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How to Exploit Android WebViews with Frida

Posted by
David Mockler

David Mockler

Senior Mobile Application Penetration Tester
David Mockler is a senior mobile application penetration tester for NowSecure.

Many mobile applications rely heavily on web technologies and resources for their functionality. For example, WebViews  offer a simple and convenient way to load and display web content directly within a mobile app. However, WebViews can increase the mobile attack surface while introducing significant risk depending on their configuration. Cyberattackers can exploit Android WebViews to steal user credentials or perform phishing by directing traffic to a malicious site.

This tutorial will analyze a common Android WebView implementation to show how it’s susceptible to URL redirect, cross-site scripting (XSS) and internal code execution. Additionally, you’ll learn how to exploit these vulnerabilities using Frida, an open-source dynamic instrumentation toolkit created and supported by NowSecure researchers. 

Pen Testing Tool Prerequisites

In addition to Frida, this exercise requires use of the following mobile application security testing tools:

  • A rooted Android device (physical or virtual)
  • Vulnerable app I created for this exercise to showcase a standard WebView implementation  
  • JADX Dex to Java decompiler
  • Frida dynamic code instrumentation toolkit
  • ngrok blank to expose local Apache server HTTPS
  • Integrated Development Environment (IDE) that supports HTML and JavaScript
  • Android Debug Bridge (adb) tool to install .apk files on an Android device

We will use the Android app and the mobile pen testing tools listed above to exploit WebViews in the following order:

  • URL redirect 
  • XSS
  • Code execution
WebViews can expand the mobile attack surface while introducing significant risk depending on their configuration.

URL Redirect

We will start off slow by showing how to redirect the Android Web View and then we will gradually launch more complex attacks. There are two ways to redirect a WebView on the client-side:

  1. The Web View Activity is exported within the AndroidManifest.xml.
  2. The Web View function is vulnerable to parameter injection.

We can check the AndroidManifest.xml to see if the WebView activity is exported:

Unfortunately, the activity is not exported which means we can move on to looking at the WebView function that initiates and configures the WebView. This is located in com.vulnerablewebview.WebviewActivity. Within the activity there’s a function called ConfigWebview that takes in a string parameter which sets the URL:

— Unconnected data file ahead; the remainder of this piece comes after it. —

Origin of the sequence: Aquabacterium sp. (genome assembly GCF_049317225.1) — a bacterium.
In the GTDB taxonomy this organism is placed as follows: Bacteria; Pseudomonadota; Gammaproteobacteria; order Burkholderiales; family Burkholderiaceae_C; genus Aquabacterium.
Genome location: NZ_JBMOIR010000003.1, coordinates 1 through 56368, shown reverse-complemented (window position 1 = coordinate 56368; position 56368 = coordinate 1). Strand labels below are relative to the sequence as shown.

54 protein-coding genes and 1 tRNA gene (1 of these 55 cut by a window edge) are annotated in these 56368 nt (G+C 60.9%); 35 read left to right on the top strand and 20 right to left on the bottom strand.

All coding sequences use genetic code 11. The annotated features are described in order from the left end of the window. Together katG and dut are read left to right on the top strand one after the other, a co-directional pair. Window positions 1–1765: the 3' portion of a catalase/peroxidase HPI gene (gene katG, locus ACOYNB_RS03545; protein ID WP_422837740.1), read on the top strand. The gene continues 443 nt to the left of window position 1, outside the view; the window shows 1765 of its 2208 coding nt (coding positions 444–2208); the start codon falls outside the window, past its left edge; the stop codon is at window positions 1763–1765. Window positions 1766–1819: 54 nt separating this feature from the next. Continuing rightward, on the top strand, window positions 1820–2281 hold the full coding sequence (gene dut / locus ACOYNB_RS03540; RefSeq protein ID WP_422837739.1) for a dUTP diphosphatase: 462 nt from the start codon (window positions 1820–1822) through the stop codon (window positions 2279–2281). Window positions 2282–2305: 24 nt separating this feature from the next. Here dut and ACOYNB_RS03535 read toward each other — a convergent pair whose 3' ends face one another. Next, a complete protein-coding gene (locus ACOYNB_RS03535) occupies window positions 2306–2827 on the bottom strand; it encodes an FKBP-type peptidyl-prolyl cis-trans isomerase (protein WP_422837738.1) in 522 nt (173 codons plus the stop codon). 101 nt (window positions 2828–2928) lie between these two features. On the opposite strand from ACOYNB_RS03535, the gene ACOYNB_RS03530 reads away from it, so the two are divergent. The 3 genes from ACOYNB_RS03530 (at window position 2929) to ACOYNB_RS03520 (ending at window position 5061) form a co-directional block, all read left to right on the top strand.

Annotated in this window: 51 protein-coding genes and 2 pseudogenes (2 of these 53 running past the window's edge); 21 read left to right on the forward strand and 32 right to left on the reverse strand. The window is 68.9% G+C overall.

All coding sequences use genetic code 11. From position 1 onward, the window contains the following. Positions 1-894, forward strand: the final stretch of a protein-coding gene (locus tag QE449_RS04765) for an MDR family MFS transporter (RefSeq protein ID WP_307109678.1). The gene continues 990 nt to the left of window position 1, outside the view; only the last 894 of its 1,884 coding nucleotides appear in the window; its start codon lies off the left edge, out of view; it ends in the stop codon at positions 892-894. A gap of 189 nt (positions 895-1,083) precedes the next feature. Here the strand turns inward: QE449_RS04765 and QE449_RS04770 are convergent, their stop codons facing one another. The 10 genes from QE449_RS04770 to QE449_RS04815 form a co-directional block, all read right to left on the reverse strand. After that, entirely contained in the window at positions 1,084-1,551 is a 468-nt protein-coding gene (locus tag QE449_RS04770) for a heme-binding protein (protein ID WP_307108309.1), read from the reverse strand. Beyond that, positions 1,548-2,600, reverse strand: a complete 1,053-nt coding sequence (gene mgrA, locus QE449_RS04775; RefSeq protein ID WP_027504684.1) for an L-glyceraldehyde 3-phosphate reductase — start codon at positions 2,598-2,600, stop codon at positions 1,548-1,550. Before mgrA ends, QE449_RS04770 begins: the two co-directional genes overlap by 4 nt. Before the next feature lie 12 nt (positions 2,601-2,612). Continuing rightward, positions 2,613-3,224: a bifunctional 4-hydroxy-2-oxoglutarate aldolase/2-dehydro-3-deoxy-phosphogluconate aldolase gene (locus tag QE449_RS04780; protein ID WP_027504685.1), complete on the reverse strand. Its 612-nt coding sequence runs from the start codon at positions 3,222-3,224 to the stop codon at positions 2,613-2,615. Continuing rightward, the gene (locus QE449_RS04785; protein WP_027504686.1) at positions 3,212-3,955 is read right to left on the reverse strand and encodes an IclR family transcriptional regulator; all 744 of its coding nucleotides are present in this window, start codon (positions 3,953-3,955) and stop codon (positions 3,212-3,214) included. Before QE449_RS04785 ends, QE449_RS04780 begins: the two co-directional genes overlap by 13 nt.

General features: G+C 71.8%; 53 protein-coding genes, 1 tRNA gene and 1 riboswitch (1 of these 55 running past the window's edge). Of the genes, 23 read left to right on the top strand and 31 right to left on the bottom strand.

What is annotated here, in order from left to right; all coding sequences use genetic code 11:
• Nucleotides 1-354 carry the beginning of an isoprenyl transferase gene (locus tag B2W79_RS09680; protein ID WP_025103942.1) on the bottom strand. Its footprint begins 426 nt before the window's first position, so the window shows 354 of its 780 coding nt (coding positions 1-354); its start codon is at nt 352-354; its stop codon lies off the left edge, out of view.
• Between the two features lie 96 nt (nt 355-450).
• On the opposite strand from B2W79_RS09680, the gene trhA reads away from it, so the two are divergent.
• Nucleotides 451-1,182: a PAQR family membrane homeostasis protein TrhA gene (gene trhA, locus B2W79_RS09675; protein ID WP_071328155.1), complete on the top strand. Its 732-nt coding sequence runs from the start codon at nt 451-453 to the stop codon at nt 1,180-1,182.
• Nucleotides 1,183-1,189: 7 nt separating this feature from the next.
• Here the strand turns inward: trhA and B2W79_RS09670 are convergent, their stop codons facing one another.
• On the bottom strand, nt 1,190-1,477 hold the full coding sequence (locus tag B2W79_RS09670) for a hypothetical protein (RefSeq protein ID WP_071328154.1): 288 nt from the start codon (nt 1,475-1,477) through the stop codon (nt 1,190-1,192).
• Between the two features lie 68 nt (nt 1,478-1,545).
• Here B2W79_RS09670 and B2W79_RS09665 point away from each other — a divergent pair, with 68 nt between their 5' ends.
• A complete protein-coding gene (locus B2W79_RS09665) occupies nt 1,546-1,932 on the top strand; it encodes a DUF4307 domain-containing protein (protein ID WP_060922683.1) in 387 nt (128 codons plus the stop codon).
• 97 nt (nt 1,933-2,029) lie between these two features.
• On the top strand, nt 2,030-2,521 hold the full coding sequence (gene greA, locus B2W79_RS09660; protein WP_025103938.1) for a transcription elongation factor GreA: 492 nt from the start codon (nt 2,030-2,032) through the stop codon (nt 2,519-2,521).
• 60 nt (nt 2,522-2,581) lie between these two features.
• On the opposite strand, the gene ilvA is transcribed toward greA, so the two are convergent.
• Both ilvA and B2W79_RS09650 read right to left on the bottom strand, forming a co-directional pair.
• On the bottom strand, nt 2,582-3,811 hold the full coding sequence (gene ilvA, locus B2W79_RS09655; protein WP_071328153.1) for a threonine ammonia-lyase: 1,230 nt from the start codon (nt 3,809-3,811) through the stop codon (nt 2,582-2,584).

We can use Frida to hook into this function and inject our own value for the URL parameter. To do this, we will need to create a custom Frida script. Luckily JADX makes this very easy  —simply right click on the “ConfigWebview” function and select “Copy as Frida snippet”:

Next, paste the Frida snippet into your JavaScript IDE. Be sure to wrap your snippet in the Java.perform function and add the URL variable with a valid website as the value. (Java.perform() is a function that is used to create a Java Virtual Machine (JVM), which allows our script to interact with Java objects and classes of the Android mobile app.

Your JavaScript code should look like this:

Finally, we use Frida to hook into our application and run the script to inject the new value for the URL. To do this, we must first attach our device via USB to our computer and start the Frida-Server on our device using Android Debug Bridge:

Please note your frida-server may be called something different.
Please note your frida-server may be called something different.

Run Frida with the custom script in a terminal:

The app will launch on your device, and when you click the WebView button it should display

Cross-Site Scripting (XSS)

To exploit XSS in an Android WebView, the WebView must have JavaScript enabled. Examining the ConfigWebview function in JADX shows that the WebView has JavaScript enabled: